I learned that this was Led Zeppelin, and I had to hear more. That song, I now know, was "Fool in the Rain," but at the time I didn't know the title. But I had to find it. I went to the record store, looked through the Zeppelin tapes. The thing about Robert Plant's vocals is that until you're used to them, it can somethimes be hard to understand what he's saying. "Fool in the Rain" contains the line, "Light of the love that I've found," but all I could make out was "something-something-Love-something-something" So...I grabbed the cassette that had a song called "Whole Lotta Love" on it, thinking it might be the one. It wasn't, but what I had stumbled onto was something far more than I expected. That was LED ZEPPELIN II, one of the greatest albums in the history of rock.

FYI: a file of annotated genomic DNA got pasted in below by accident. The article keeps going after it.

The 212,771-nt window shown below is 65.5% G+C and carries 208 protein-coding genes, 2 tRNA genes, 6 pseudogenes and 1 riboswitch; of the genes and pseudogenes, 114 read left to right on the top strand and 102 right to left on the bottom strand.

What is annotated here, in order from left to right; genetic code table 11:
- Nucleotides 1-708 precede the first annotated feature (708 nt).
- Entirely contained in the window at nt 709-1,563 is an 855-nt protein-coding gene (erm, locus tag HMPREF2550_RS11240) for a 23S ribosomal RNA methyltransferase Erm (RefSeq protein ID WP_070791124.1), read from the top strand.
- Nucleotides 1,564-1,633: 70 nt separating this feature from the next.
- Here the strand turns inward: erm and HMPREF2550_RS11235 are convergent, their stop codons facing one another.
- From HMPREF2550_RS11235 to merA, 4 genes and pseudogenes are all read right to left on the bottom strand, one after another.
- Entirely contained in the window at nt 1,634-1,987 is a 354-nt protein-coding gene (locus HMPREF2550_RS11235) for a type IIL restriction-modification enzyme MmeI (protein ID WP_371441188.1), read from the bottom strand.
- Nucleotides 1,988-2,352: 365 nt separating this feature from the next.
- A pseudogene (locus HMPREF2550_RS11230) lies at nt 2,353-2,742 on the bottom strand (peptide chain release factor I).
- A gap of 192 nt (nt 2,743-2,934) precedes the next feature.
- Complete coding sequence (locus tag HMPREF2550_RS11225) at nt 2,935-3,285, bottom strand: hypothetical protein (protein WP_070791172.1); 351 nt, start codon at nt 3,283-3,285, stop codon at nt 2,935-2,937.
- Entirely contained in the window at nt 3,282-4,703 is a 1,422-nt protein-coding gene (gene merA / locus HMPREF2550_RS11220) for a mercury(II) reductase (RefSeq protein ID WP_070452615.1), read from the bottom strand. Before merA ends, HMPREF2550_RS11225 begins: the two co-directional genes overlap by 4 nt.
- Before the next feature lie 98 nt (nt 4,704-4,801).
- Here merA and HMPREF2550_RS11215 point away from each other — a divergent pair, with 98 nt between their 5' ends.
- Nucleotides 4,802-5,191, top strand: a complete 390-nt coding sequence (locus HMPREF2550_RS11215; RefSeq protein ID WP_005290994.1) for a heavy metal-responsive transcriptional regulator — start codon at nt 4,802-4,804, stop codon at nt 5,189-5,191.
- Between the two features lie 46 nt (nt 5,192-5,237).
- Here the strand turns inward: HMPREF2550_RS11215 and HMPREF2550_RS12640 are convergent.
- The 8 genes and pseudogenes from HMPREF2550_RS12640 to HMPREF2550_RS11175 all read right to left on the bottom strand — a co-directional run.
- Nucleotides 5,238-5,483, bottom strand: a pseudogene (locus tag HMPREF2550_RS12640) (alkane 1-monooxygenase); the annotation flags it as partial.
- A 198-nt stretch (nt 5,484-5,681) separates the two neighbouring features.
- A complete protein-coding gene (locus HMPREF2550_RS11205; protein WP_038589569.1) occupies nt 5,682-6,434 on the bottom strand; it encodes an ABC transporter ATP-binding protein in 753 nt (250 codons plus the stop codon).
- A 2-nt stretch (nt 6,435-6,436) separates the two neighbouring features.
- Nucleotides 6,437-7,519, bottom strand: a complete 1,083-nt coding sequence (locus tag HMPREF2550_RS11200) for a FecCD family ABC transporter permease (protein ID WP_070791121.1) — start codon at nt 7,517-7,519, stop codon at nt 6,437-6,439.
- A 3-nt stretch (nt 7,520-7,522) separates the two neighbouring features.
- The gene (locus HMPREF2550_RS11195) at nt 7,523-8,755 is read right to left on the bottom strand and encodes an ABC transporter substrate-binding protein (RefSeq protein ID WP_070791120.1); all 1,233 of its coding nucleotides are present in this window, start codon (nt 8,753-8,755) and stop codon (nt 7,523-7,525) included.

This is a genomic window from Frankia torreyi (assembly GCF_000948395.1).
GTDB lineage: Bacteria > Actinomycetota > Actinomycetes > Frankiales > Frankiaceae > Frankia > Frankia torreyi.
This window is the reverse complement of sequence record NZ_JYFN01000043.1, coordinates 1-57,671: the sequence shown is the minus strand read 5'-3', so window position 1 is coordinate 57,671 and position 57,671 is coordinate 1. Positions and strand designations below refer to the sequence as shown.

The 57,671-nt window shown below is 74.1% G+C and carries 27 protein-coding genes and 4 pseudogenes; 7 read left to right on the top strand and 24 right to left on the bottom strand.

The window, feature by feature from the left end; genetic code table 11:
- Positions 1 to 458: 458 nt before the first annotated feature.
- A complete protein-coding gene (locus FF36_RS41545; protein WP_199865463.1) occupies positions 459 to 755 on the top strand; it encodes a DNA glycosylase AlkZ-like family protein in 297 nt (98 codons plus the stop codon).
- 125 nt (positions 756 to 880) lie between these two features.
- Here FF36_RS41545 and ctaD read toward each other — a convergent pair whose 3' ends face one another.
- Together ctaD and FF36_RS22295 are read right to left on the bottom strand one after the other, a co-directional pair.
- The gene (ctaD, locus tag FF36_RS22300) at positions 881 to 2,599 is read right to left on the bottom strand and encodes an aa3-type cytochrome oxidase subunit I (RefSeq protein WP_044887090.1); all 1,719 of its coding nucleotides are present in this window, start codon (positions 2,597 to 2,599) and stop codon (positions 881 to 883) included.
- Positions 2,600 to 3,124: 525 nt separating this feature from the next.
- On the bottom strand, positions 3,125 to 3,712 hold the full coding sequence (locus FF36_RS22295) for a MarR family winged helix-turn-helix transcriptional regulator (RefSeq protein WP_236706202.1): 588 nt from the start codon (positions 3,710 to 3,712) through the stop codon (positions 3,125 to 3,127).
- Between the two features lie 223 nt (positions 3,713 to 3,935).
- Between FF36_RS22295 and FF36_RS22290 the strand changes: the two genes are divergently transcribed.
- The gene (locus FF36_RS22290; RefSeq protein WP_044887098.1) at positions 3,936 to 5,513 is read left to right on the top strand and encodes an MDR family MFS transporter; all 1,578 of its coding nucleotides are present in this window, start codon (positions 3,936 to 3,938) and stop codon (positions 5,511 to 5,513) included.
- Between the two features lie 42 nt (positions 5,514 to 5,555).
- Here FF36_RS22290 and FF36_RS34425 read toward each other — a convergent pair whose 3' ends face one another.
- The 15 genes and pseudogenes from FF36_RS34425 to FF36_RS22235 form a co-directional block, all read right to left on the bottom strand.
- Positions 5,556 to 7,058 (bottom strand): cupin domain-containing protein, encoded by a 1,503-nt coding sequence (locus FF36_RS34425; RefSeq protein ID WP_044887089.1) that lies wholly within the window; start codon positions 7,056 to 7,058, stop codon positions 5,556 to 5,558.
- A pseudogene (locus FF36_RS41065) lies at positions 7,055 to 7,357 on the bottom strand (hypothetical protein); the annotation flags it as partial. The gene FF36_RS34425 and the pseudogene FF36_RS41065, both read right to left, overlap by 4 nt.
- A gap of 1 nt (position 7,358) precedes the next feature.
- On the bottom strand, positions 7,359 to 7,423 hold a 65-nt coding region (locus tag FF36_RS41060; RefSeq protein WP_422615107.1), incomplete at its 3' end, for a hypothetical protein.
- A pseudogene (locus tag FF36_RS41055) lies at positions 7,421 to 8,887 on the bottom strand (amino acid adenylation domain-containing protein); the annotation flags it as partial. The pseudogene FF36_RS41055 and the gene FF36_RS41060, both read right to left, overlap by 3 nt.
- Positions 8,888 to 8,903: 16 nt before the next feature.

That was it. Everything changed. Music became an important part of my life. With Zeppelin, I learned to appreciate the blues that had inspired them and also began to branch out into exploring other bands, other genres of music, and the whole world of sound that exists out there. But Zeppelin will always hold a special position in my heart for giving me the gift of music. I bought every one of their albums, and their concerts on VHS, and started exploring the solo albums of Jimmy Page and Robert Plant. I even bought a guitar and learned to play it, with Jimmy Page as my primary inspiration. I played for a few years, never got terribly good, and eventually stopped, but it was a memorable experience and I'm glad I did it.